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Money Spending Habits Young Adults Should Avoid

Many of us young adults use our late teens and 20s as an excuse to make irrational decisions and spend money on things we don’t need because we’re young, and we’ll “make up” for it later. Not practicing healthy spending habits will result in a more complicated financial future.

If you’re looking to save money, here are a few common money-spending patterns young adults should avoid to create a solid financial foundation for their future.

 

Overindulging in Retail Therapy

Look, there’s nothing wrong with a bit of retail therapy. Buying those shoes, purses, sunglasses, and pieces you’ve saved up for is a rewarding feeling, and there’s nothing wrong with that. However, it becomes a problem when you’re overindulging in retail therapy.

Retail companies spend millions every year to market their “blow out” sales to consumers and even may offer a “free” gift if you pay extra money. Those sales and gifts are gimmicks for you to spend more money; be smart and spend only what you’re comfortable spending.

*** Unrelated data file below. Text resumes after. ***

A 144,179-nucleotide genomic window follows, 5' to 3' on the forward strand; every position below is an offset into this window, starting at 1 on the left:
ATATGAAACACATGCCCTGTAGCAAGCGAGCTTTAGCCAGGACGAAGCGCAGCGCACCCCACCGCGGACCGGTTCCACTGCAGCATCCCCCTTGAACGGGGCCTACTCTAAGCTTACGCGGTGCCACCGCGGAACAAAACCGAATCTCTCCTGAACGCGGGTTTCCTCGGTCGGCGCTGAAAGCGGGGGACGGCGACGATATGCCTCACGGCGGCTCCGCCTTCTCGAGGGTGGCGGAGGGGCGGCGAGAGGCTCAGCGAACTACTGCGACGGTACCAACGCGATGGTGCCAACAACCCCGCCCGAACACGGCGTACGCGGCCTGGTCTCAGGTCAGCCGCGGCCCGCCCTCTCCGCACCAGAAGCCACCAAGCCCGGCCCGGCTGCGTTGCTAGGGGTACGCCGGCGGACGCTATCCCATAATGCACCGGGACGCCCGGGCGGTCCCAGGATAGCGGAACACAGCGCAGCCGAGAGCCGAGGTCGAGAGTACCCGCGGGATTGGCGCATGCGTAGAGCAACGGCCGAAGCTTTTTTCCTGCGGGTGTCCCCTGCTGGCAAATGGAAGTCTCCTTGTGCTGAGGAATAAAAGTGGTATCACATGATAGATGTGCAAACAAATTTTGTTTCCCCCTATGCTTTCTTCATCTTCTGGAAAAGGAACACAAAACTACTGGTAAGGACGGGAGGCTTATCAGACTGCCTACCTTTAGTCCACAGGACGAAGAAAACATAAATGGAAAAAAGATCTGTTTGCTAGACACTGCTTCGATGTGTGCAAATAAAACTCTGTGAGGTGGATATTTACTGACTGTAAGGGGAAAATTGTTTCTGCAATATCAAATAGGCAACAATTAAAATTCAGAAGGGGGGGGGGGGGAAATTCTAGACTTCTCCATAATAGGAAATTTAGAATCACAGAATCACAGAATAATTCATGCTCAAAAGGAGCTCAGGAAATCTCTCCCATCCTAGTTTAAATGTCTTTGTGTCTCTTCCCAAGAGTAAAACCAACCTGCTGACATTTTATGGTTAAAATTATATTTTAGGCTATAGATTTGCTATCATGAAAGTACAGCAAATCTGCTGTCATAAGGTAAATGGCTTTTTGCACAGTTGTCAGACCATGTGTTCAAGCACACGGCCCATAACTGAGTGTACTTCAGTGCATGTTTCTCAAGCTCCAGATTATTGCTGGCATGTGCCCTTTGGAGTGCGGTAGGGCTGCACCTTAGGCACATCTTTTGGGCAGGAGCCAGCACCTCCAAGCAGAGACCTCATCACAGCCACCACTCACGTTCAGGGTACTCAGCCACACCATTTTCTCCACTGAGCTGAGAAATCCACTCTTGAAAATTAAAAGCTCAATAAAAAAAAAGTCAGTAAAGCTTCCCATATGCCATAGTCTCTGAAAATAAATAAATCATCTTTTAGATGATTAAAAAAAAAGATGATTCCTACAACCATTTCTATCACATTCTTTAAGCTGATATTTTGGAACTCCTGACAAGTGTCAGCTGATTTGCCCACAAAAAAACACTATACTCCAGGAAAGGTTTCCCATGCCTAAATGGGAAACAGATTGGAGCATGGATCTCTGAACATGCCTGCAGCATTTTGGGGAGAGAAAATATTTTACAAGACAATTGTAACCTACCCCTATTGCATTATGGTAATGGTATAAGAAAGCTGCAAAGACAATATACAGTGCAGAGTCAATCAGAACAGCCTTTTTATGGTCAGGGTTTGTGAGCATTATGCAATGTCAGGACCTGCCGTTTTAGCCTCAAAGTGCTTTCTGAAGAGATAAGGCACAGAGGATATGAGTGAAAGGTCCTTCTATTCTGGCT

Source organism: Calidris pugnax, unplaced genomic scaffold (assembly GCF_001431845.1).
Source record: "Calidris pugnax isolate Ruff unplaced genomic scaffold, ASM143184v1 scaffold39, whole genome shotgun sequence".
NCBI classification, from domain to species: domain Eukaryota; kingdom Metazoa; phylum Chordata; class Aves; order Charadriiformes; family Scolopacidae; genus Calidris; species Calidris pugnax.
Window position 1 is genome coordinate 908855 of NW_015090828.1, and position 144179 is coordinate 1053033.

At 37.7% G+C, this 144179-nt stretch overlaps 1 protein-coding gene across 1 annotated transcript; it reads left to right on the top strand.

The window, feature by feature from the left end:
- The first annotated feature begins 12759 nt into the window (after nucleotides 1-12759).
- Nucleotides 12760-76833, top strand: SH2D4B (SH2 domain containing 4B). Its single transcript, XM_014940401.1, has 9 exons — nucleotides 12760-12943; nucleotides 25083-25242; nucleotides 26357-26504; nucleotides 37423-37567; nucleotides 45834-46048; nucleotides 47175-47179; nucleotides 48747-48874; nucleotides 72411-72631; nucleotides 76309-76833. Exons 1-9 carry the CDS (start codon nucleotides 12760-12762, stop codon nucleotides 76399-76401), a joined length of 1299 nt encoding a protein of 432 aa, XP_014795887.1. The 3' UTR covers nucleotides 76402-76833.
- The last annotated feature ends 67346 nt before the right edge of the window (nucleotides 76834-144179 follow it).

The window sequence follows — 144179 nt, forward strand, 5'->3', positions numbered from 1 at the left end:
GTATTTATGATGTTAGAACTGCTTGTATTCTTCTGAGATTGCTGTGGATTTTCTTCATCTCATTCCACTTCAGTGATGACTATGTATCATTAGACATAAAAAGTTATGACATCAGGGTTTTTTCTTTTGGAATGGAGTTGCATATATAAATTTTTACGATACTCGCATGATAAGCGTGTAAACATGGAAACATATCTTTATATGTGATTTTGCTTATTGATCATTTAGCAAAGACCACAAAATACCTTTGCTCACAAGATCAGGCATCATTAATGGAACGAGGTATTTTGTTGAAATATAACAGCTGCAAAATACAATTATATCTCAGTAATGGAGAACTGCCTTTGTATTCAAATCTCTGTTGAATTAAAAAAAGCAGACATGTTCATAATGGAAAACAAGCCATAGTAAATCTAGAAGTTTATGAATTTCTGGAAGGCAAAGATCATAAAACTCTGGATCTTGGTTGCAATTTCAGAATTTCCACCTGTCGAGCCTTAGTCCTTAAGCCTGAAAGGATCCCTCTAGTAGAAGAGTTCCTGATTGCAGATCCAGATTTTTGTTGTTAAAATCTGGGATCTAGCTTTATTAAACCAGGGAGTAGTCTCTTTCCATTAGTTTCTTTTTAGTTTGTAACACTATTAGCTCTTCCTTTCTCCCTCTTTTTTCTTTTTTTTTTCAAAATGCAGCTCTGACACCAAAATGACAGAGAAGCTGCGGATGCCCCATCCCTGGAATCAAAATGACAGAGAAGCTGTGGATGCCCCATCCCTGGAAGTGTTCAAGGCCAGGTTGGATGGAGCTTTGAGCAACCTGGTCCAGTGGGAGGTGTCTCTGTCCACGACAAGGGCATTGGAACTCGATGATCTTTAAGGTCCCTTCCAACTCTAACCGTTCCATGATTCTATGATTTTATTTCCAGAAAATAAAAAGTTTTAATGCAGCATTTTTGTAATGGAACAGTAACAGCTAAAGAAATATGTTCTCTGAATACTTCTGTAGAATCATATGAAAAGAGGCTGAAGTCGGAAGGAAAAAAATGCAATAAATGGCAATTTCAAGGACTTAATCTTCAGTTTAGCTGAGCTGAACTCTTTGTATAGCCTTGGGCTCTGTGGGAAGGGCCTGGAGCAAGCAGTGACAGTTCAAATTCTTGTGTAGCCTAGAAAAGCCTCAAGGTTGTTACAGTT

Slacking on Saving for Retirement

Although this isn’t a spending habit, not saving for retirement can significantly affect your financial future. Saving for retirement in your 20s will set you up for success and keep you one step ahead in your later years. Setting up a retirement account and saving at least 100 dollars a month can significantly accumulate over time.

 

Spending Beyond Your Means

In your young adulthood, it gets to a point where everyone has different incomes and career paths. The urge to keep up with your friends and the people around you can cause you to spend more money than you can afford. Regardless of your earnings, it would be best if you stuck to a responsible budget and created a savings account for emergencies and unexpected expenses.

Word of advice: if you can’t comfortably buy it twice, don’t buy it at all.

 

Paying Your Bills Late

Ignoring your bills can negatively impact your credit score, even if the bill is five dollars. Late payments and closed accounts can lower your credit score, making it harder for you to take out loans, buy a car, purchase a home, or apply to apartment complexes. Companies may even send your account to collections over small balances.

Practicing healthy spending habits as a young adult will help prepare you for your future, and your future self will thank you for that. Take the time to start a budget and begin a savings account for a future vacation, luxury item, or big purchase. Avoid these money-spending habits to secure a healthy financial future.